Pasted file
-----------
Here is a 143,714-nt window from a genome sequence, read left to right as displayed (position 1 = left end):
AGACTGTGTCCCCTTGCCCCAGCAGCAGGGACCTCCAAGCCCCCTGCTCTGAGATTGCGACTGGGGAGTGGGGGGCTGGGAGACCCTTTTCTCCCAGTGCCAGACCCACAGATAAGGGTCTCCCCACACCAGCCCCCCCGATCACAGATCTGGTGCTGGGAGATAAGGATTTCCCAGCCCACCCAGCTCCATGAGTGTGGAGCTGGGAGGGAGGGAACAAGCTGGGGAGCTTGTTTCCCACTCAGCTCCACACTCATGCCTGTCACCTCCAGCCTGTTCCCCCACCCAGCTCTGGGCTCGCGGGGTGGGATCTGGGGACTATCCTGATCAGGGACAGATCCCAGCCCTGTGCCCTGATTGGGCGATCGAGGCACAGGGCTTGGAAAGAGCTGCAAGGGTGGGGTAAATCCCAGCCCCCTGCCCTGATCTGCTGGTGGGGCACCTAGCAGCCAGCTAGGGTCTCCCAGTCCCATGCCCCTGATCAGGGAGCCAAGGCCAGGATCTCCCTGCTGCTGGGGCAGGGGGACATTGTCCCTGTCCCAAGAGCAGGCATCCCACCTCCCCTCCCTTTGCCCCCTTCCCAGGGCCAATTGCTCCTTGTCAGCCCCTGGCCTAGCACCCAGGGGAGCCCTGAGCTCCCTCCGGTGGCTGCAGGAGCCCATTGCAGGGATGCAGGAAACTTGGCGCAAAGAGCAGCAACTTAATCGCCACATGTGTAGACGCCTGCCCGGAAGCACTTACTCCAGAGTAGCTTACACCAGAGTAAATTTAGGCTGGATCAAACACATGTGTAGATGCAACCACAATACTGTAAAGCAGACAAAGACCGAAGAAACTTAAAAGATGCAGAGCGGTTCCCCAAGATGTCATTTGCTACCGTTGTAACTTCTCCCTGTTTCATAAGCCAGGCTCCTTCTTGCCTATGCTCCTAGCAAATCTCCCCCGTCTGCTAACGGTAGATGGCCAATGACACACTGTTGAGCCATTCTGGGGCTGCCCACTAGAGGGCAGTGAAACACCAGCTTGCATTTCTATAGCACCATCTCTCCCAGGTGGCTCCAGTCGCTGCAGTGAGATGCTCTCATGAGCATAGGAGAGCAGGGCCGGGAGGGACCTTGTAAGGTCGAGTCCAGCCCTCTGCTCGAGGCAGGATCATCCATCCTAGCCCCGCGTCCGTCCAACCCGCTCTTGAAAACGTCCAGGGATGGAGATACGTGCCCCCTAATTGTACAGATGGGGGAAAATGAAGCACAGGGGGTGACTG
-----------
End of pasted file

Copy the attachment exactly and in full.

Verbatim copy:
Here is a 143,714-nt window from a genome sequence, read left to right as displayed (position 1 = left end):
AGACTGTGTCCCCTTGCCCCAGCAGCAGGGACCTCCAAGCCCCCTGCTCTGAGATTGCGACTGGGGAGTGGGGGGCTGGGAGACCCTTTTCTCCCAGTGCCAGACCCACAGATAAGGGTCTCCCCACACCAGCCCCCCCGATCACAGATCTGGTGCTGGGAGATAAGGATTTCCCAGCCCACCCAGCTCCATGAGTGTGGAGCTGGGAGGGAGGGAACAAGCTGGGGAGCTTGTTTCCCACTCAGCTCCACACTCATGCCTGTCACCTCCAGCCTGTTCCCCCACCCAGCTCTGGGCTCGCGGGGTGGGATCTGGGGACTATCCTGATCAGGGACAGATCCCAGCCCTGTGCCCTGATTGGGCGATCGAGGCACAGGGCTTGGAAAGAGCTGCAAGGGTGGGGTAAATCCCAGCCCCCTGCCCTGATCTGCTGGTGGGGCACCTAGCAGCCAGCTAGGGTCTCCCAGTCCCATGCCCCTGATCAGGGAGCCAAGGCCAGGATCTCCCTGCTGCTGGGGCAGGGGGACATTGTCCCTGTCCCAAGAGCAGGCATCCCACCTCCCCTCCCTTTGCCCCCTTCCCAGGGCCAATTGCTCCTTGTCAGCCCCTGGCCTAGCACCCAGGGGAGCCCTGAGCTCCCTCCGGTGGCTGCAGGAGCCCATTGCAGGGATGCAGGAAACTTGGCGCAAAGAGCAGCAACTTAATCGCCACATGTGTAGACGCCTGCCCGGAAGCACTTACTCCAGAGTAGCTTACACCAGAGTAAATTTAGGCTGGATCAAACACATGTGTAGATGCAACCACAATACTGTAAAGCAGACAAAGACCGAAGAAACTTAAAAGATGCAGAGCGGTTCCCCAAGATGTCATTTGCTACCGTTGTAACTTCTCCCTGTTTCATAAGCCAGGCTCCTTCTTGCCTATGCTCCTAGCAAATCTCCCCCGTCTGCTAACGGTAGATGGCCAATGACACACTGTTGAGCCATTCTGGGGCTGCCCACTAGAGGGCAGTGAAACACCAGCTTGCATTTCTATAGCACCATCTCTCCCAGGTGGCTCCAGTCGCTGCAGTGAGATGCTCTCATGAGCATAGGAGAGCAGGGCCGGGAGGGACCTTGTAAGGTCGAGTCCAGCCCTCTGCTCGAGGCAGGATCATCCATCCTAGCCCCGCGTCCGTCCAACCCGCTCTTGAAAACGTCCAGGGATGGAGATACGTGCCCCCTAATTGTACAGATGGGGGAAAATGAAGCACAGGGGGTGACTG